How successful was Clark’s third annual Cougar Challenge? The answer can be found in your preferred sports metaphor: a slam dunk, a walk-off home run, or an ace for game, set, match.
This year’s Challenge, a collaborative effort of The Clark Fund and Clark Athletics, raised an impressive $274,850 between Oct. 20 and 22. The event more than doubled last year’s total to support the purchase of equipment, training gear, apparel, as well as team-bonding activities and travel for Clark’s 17 intercollegiate varsity teams.
The Cougar Challenge boasted nearly 1,800 gifts — of which 21 percent came from alumni, 23 percent from students, and 19 percent from parents. The record-breaking total also was supported by an anonymous donor who committed $100,000 in matching funds once the Challenge reached $150,000 in gifts.
Alumni, parents, and friends provided $52,250 in additional matching gifts, including at least one for each sport. Rowing and women’s lacrosse led the way, receiving more than 300 gifts each. Nine teams raised more than $10,000, four more than reached that threshold in the previous year’s Challenge. And 834 gifts were made through virtual-pay platforms.
“The Cougar Challenge has positively impacted student-athletes at Clark in recent years, and we wanted to help elevate the results even further,” an anonymous donor said. “Athletics is such an essential part of the university ecosystem. It brings together students for a shared purpose and teaches important life lessons. Clark student-athletes bring those leadership and teamwork skills into their academic pursuits, community service, and other clubs and organizations. We’re thrilled that the Cougar Challenge has reached new heights, and we’ll continue to support student-athletes and Clark in the future.”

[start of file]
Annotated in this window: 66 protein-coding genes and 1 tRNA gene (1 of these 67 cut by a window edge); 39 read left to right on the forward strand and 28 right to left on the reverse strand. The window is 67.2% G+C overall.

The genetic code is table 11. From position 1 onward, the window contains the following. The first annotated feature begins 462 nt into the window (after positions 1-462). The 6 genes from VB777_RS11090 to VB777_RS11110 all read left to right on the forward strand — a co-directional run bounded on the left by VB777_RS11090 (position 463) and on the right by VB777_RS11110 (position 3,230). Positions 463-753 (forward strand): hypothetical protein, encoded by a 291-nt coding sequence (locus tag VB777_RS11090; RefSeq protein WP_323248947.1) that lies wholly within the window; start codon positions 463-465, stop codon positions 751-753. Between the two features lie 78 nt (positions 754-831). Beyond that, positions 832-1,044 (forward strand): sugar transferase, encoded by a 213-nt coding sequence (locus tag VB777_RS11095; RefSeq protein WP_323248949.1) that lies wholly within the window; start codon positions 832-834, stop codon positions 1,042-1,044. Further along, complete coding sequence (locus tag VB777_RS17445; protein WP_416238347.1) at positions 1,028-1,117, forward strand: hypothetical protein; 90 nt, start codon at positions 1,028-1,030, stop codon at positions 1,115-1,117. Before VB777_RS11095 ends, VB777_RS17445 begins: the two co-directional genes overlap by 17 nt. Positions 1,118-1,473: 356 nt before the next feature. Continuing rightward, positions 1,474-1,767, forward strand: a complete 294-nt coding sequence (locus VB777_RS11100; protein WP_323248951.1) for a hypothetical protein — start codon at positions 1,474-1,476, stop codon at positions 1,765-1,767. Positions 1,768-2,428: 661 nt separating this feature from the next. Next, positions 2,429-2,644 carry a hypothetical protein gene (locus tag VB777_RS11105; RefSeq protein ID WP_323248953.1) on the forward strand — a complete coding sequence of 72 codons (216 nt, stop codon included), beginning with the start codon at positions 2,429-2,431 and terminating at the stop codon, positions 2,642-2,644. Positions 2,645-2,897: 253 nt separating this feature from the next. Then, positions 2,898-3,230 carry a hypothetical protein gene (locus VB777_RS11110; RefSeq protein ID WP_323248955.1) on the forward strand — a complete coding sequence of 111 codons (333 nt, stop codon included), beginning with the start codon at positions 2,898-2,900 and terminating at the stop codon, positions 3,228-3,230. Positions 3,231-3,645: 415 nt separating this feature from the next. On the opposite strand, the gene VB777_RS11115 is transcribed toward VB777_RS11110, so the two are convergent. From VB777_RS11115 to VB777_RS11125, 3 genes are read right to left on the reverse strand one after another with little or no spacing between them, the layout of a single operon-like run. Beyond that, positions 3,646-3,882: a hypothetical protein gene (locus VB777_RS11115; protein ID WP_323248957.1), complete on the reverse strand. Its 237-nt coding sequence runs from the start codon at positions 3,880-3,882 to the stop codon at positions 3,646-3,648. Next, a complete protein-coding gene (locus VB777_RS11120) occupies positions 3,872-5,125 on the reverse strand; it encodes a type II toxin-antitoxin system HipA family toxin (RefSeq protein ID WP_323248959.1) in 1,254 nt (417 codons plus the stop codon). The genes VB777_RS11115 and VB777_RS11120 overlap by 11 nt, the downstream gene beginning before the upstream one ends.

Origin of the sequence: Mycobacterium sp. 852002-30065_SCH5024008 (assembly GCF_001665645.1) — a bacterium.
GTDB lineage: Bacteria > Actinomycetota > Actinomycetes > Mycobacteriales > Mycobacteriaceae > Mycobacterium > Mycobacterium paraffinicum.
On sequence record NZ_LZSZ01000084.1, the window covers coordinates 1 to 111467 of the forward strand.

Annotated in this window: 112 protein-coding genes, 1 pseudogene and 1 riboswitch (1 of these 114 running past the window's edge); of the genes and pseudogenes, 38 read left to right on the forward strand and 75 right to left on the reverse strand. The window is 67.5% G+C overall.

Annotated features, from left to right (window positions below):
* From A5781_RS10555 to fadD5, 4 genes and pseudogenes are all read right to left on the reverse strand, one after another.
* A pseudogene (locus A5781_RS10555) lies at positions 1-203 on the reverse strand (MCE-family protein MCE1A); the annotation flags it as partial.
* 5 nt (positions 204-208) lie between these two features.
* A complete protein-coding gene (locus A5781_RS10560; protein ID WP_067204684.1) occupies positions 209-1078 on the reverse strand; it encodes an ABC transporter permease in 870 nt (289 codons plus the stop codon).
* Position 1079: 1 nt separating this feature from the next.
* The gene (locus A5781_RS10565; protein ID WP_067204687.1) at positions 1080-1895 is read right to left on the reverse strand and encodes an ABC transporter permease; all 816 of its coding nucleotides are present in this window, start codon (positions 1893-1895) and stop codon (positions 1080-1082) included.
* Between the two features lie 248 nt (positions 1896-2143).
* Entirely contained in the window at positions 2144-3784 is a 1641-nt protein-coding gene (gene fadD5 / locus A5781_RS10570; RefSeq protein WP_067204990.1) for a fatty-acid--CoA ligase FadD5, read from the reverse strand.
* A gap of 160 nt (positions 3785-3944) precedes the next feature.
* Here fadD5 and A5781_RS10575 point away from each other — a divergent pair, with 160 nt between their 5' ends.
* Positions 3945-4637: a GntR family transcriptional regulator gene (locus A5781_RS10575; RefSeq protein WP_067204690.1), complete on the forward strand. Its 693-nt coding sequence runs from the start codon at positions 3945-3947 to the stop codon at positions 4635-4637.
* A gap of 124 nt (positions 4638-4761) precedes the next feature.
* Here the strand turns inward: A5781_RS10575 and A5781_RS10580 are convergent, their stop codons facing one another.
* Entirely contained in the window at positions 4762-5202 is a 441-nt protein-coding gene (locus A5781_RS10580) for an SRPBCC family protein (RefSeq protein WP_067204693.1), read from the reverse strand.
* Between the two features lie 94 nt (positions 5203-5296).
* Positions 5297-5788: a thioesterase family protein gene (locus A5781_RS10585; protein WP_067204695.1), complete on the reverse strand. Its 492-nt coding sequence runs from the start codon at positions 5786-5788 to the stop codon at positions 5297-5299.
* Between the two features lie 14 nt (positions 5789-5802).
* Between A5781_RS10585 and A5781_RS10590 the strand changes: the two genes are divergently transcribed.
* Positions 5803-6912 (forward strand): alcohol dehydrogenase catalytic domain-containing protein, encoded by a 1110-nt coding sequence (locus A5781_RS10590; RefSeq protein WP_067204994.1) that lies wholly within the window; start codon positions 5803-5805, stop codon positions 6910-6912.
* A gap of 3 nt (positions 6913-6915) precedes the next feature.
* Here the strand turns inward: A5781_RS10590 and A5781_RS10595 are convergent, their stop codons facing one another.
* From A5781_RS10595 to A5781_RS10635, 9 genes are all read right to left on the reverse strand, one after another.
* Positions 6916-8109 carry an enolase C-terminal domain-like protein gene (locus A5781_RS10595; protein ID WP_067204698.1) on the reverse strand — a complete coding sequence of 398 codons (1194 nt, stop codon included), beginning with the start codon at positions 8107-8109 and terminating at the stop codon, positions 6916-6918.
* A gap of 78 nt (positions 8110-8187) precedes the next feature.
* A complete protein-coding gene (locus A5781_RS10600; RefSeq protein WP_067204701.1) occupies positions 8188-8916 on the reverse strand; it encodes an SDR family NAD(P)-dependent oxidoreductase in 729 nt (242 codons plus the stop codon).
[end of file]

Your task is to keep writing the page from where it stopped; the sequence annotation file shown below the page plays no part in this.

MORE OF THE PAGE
Trish Cronin, director of athletics and recreation, said she continues “to be humbled by everyone’s willingness to get involved and their competitive drive to push their team over the top,” noting that Athletics is “grateful for the continued generous support from alumni, family, friends, and students,” whose gifts enhance the experience for Clark’s student-athletes.
The remarkable response to the Cougar Challenge was yet another example of the giving community rising to the occasion on behalf of Clark students, said Jeff Gillooly, vice president of university advancement.
“Clark’s student-athletes had an especially difficult 2020 with the cancellation of entire sports seasons due to COVID, so it’s heartening to see so many people band together to support our athletics programs as they’ve resumed normal competition,” he said. “Their gifts will have a direct impact on every varsity sport played at Clark.”
Rowing coach Michael McDonald said the Cougar Challenge has become its own form of friendly competition among Clark teams, and promotes a sense of shared accomplishment among the athletics community.
“As a coach, I see and appreciate those impacts on a daily basis, and it makes me intensely aware of the investment into a given sport by its athletes, parents, alumni, and fans,” he said. “For the athletes, that communal support makes each competition and each success that much more meaningful.
“I also want to thank the folks in the Advancement Office, who have created this fast, fun, and convenient way for the Clark athletics community — both on and off campus — to show support and appreciation for our student-athletes,” McDonald added. “I’m not sure the teams and coaches can collectively say ‘thank you’ enough, but we will all work harder on the court, field, lake, and in the weight room to do so.”